Point of view, often abbreviated to POV, is very important for us to make sense of our world. And since POVs differ among us, we have to learn to accommodate each other.

Positivist POV

Earth can be viewed as a purely physical system. Under this POV, Earth receives enormous quantities of solar energy. Add to this, the energy emanating from Earth’s own core. The entire Earth system is one huge machine that is constantly redistributing energy all over the place. This also involves transformation of energy from one form to another – heat to mechanical (potential and kinetic), mechanical to heat, chemical to heat to chemical, and so on. A myriad transformations. Ultimately, redistribution of energy is what is happening.

This happens because the energy is unevenly received, produced, and spread. It is as if Earth were heading towards a ‘balance’ of energy. All life exists because of the imbalance in this system. Once achieve a balance, all life will end.

In this POV, all phenomena can be understood, measured, and systematically catalogued. All phenomena can be explained by universal laws of physics – the laws of thermodynamics, for instance. This POV is called the positivist approach. In sum, Earth is a physical system that can be fully explained using laws of nature.

Another POV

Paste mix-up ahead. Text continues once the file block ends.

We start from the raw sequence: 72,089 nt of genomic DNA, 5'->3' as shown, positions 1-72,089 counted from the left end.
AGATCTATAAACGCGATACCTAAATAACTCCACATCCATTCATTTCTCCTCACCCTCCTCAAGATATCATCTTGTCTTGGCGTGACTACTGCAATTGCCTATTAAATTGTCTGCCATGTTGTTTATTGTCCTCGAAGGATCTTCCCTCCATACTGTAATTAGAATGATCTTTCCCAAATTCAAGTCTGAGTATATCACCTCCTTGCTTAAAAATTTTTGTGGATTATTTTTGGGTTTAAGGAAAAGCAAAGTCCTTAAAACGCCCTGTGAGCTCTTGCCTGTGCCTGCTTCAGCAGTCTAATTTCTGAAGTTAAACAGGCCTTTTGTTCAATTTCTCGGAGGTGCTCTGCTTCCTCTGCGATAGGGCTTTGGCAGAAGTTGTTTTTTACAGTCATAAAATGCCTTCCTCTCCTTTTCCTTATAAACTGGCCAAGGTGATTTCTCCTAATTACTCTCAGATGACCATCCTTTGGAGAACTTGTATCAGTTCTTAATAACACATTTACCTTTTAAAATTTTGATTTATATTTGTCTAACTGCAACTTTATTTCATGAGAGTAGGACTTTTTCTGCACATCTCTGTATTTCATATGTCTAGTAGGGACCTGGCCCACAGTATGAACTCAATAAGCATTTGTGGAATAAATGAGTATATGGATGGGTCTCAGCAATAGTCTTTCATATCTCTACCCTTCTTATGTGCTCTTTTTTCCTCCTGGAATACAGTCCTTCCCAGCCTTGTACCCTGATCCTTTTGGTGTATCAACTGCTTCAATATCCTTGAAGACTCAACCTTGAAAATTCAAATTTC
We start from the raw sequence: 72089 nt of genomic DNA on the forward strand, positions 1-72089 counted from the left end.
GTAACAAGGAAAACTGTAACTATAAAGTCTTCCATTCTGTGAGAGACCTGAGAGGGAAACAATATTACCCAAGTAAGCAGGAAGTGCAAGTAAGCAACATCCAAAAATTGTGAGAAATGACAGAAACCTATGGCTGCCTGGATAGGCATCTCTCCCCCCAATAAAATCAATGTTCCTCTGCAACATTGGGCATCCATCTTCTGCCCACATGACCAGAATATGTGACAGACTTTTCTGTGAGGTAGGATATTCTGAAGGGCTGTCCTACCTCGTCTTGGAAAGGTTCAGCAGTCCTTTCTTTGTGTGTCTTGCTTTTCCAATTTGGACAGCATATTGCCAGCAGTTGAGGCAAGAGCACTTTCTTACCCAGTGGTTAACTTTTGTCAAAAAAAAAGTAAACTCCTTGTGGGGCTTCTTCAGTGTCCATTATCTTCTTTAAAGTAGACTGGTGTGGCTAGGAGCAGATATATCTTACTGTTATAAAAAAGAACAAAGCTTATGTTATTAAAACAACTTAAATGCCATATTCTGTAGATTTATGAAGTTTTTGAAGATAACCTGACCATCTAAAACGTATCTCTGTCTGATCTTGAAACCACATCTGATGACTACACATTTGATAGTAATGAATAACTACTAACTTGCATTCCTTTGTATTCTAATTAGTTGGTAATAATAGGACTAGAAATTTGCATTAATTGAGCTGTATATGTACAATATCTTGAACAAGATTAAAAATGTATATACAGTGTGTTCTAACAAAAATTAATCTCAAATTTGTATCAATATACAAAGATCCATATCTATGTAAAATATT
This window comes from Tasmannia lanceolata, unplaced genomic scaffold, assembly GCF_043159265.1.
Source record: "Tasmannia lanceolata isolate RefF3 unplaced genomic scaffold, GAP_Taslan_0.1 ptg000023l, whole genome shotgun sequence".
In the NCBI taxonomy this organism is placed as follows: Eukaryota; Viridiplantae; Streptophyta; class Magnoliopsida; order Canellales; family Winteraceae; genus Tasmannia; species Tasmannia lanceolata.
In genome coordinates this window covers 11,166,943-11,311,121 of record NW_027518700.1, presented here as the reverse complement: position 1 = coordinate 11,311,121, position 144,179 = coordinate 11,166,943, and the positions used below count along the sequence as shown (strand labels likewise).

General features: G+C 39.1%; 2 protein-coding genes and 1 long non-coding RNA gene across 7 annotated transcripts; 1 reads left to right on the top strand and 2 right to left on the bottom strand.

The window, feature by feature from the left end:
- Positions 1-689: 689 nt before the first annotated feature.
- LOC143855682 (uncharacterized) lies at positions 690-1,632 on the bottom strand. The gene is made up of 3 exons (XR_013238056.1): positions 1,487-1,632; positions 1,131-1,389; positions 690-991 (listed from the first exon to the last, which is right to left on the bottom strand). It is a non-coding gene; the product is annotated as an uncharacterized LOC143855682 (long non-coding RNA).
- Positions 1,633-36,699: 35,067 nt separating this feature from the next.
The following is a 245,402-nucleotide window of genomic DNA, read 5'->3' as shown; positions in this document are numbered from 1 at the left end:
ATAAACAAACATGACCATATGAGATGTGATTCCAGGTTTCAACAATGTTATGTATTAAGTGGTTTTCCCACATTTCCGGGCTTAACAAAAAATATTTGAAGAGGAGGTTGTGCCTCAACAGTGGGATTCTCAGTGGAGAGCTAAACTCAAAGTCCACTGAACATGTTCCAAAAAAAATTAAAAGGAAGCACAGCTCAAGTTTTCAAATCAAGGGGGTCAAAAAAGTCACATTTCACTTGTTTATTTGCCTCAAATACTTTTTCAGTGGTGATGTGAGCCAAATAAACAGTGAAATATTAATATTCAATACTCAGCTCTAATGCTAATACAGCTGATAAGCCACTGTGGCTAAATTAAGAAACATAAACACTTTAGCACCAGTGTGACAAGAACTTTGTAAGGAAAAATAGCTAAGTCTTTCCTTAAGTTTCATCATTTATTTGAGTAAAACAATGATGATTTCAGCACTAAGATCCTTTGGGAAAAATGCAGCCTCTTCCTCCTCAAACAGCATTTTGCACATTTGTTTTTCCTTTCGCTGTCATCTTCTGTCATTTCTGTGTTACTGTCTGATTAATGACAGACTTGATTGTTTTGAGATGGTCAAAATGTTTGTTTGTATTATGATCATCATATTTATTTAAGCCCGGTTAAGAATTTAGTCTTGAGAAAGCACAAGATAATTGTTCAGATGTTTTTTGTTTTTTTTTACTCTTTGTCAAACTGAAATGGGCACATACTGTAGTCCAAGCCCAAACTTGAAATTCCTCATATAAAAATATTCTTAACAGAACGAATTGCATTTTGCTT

There are other POVs too. My other favorite POV is the mystical (mystical = spiritually symbolic). In this, Earth’s phenomena are symbolic, metaphorical (Greek origin; ‘a figure of speech in which a term or phrase is applied to something to which it is not literally applicable in order to suggest a resemblance’).

This POV has always fascinated me for some reason.

Every religion seems to have its own set of mystics – people who took the mystical view of the universe. In this, Earth and its phenomena are used to assert spiritual ideas. It is a form of ‘reading the landscape.’

I share a few examples with you today so that you can see how nature (geography) is seen by the mystical POV.

As long as the mountains stand and the rivers (flow) on Earth
So long will the story of the Rāmāyana exist in the world

– Rāmāyanam

Here, the endurance of two physical geographical features are used to denote a vast length of time. Geological time scales are vastly larger than human life-time scales. So, the mountains shall endure ‘forever.’ The rivers, too – except the poet didn’t seem to think it would be possible for a future Age of the Anthropocene rapidly to destroy rivers!

Remembering the small amount of water drunk in childhood
Bearing on its head, the coconut gives humans
Ambrosia-like water all life-long
Good people do not forget favors shown to them

—  Subhāshitam

Here, the poet draws a moral lesson from the coconut tree: the importance of remembering good that is done to you. This is an important component of human interactions; it helps ‘make the world a better place.’ Why? Because it emphasizes the importance of interdependence. This has profound impacts on the landscape. For example, in many railway stations in India, you will find drinking water facilities donated by philanthropes (literally, ‘those who love humans’). This is a very old practice dating back centuries, even before railways ever came to India.